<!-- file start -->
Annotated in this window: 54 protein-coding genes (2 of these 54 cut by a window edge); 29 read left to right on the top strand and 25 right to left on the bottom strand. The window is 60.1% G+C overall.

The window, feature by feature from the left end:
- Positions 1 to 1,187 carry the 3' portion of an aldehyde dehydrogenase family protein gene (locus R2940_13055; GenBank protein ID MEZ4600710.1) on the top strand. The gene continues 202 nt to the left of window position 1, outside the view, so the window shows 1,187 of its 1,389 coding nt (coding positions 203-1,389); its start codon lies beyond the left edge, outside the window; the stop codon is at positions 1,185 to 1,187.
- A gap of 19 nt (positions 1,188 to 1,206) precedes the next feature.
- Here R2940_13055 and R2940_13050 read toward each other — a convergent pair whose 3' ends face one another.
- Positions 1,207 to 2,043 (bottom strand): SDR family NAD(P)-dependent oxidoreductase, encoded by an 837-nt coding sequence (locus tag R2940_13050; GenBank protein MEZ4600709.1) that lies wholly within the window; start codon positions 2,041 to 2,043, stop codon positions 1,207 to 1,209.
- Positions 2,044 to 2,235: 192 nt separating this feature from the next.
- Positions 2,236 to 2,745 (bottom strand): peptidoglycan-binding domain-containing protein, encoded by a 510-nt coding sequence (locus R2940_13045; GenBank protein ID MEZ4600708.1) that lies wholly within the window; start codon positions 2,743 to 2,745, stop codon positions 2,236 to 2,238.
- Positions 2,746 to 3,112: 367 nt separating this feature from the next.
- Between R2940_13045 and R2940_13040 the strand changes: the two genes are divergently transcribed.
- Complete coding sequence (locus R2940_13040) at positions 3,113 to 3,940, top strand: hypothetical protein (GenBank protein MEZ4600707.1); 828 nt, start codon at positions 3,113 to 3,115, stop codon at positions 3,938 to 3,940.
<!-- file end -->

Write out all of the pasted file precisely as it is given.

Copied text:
Annotated in this window: 54 protein-coding genes (2 of these 54 cut by a window edge); 29 read left to right on the top strand and 25 right to left on the bottom strand. The window is 60.1% G+C overall.

The window, feature by feature from the left end:
- Positions 1 to 1,187 carry the 3' portion of an aldehyde dehydrogenase family protein gene (locus R2940_13055; GenBank protein ID MEZ4600710.1) on the top strand. The gene continues 202 nt to the left of window position 1, outside the view, so the window shows 1,187 of its 1,389 coding nt (coding positions 203-1,389); its start codon lies beyond the left edge, outside the window; the stop codon is at positions 1,185 to 1,187.
- A gap of 19 nt (positions 1,188 to 1,206) precedes the next feature.
- Here R2940_13055 and R2940_13050 read toward each other — a convergent pair whose 3' ends face one another.
- Positions 1,207 to 2,043 (bottom strand): SDR family NAD(P)-dependent oxidoreductase, encoded by an 837-nt coding sequence (locus tag R2940_13050; GenBank protein MEZ4600709.1) that lies wholly within the window; start codon positions 2,041 to 2,043, stop codon positions 1,207 to 1,209.
- Positions 2,044 to 2,235: 192 nt separating this feature from the next.
- Positions 2,236 to 2,745 (bottom strand): peptidoglycan-binding domain-containing protein, encoded by a 510-nt coding sequence (locus R2940_13045; GenBank protein ID MEZ4600708.1) that lies wholly within the window; start codon positions 2,743 to 2,745, stop codon positions 2,236 to 2,238.
- Positions 2,746 to 3,112: 367 nt separating this feature from the next.
- Between R2940_13045 and R2940_13040 the strand changes: the two genes are divergently transcribed.
- Complete coding sequence (locus R2940_13040) at positions 3,113 to 3,940, top strand: hypothetical protein (GenBank protein MEZ4600707.1); 828 nt, start codon at positions 3,113 to 3,115, stop codon at positions 3,938 to 3,940.